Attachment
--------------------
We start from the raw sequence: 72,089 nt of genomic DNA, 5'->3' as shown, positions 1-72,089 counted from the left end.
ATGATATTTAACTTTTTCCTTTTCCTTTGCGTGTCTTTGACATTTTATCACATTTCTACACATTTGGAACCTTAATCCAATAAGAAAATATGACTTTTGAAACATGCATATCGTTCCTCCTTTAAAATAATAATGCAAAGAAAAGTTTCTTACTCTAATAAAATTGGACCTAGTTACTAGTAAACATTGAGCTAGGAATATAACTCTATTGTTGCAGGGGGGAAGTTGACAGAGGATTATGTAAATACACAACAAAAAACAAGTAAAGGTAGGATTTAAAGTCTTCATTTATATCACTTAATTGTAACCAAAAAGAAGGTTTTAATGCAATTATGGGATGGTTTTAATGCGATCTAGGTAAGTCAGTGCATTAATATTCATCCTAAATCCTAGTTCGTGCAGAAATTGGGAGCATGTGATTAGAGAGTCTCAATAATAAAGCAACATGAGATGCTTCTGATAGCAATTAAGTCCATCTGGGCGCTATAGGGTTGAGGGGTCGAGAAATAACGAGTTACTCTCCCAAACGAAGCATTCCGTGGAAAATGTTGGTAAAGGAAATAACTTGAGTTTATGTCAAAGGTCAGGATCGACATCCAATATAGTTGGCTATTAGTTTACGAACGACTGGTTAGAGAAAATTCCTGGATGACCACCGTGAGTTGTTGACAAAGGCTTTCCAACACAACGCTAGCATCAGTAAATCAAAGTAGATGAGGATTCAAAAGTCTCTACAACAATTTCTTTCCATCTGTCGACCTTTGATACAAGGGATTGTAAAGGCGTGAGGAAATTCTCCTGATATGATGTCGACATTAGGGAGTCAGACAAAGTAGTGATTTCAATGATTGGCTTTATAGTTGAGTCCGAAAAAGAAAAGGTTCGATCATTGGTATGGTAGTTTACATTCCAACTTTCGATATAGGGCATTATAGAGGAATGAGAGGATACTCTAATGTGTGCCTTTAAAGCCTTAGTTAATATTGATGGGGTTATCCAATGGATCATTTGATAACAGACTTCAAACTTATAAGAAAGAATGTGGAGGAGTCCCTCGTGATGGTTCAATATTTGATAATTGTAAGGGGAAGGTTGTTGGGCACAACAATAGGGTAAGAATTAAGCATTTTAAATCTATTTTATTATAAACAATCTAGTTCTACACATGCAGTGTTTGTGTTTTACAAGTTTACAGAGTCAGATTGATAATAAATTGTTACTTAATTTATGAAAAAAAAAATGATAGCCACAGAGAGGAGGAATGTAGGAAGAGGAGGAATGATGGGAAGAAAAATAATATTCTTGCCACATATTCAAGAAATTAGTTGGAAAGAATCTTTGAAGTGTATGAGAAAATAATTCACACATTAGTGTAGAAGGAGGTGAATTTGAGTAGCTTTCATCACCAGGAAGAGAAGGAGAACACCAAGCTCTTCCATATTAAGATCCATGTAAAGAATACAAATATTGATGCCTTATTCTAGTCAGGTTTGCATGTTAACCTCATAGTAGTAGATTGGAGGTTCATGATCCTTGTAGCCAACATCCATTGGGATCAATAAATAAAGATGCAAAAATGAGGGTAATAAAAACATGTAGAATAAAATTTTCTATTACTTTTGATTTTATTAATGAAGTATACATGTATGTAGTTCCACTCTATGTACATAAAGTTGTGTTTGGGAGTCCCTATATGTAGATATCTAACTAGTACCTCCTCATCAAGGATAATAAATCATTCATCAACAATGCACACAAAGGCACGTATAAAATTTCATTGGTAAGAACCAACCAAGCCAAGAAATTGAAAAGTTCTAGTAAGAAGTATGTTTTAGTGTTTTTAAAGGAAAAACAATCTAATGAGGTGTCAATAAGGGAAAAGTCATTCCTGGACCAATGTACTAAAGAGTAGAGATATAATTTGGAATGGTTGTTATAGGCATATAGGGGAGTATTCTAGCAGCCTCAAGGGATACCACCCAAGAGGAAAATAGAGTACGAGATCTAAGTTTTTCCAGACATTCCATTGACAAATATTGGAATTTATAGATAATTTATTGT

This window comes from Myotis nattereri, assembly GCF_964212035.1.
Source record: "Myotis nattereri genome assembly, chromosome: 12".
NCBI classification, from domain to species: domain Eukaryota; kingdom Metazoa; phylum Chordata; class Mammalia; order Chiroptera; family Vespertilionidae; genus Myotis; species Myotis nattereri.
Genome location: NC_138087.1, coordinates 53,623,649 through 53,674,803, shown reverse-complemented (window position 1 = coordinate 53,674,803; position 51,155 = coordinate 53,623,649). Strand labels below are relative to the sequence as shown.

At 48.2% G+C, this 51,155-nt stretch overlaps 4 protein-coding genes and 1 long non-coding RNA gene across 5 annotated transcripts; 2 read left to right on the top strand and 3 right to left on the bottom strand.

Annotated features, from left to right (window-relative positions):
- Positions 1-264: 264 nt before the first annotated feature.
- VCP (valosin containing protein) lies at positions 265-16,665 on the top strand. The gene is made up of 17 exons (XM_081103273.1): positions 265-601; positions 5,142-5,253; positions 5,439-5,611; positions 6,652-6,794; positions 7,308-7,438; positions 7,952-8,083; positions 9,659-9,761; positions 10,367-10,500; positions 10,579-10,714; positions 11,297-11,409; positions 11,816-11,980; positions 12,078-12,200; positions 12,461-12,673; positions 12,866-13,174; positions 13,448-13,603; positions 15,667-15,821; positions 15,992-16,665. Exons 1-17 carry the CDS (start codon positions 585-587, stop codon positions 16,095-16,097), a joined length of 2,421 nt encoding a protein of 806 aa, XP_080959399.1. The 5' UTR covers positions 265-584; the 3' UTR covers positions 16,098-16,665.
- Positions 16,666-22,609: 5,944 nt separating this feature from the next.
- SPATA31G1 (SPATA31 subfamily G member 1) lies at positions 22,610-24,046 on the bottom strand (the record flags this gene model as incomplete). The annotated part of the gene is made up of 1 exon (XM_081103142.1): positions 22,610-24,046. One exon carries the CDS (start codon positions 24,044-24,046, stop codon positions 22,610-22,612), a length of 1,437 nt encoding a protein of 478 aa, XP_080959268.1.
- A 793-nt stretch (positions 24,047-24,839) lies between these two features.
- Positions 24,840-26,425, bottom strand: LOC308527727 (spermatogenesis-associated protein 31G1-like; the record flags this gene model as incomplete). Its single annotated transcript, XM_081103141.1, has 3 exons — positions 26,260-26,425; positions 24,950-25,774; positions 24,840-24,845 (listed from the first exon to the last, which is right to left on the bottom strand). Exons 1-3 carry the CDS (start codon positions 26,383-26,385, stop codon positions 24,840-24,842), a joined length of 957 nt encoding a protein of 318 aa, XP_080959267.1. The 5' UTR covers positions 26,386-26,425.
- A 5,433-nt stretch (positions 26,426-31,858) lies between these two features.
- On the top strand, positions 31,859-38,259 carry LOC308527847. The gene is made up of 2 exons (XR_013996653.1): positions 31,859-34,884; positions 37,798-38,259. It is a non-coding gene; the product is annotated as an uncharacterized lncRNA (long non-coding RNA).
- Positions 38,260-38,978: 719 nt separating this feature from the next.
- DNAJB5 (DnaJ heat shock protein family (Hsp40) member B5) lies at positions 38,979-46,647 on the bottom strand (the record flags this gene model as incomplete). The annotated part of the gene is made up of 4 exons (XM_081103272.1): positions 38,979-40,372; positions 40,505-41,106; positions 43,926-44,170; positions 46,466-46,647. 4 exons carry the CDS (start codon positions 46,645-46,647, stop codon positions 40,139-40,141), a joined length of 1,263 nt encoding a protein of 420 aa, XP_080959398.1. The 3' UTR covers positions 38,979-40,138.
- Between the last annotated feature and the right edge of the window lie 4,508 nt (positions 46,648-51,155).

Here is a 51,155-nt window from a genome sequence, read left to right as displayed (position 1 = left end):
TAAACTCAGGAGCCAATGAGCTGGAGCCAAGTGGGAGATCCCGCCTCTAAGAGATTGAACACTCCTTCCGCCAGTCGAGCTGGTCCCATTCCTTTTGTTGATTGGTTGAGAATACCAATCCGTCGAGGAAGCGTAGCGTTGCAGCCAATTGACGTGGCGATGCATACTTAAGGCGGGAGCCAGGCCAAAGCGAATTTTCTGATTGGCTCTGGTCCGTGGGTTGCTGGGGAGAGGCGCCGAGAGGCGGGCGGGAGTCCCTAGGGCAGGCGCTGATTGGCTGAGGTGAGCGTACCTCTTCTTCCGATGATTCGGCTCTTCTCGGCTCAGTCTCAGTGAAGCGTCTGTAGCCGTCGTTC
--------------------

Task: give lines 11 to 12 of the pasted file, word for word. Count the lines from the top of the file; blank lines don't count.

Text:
- Positions 16,666-22,609: 5,944 nt separating this feature from the next.
- SPATA31G1 (SPATA31 subfamily G member 1) lies at positions 22,610-24,046 on the bottom strand (the record flags this gene model as incomplete). The annotated part of the gene is made up of 1 exon (XM_081103142.1): positions 22,610-24,046. One exon carries the CDS (start codon positions 24,044-24,046, stop codon positions 22,610-22,612), a length of 1,437 nt encoding a protein of 478 aa, XP_080959268.1.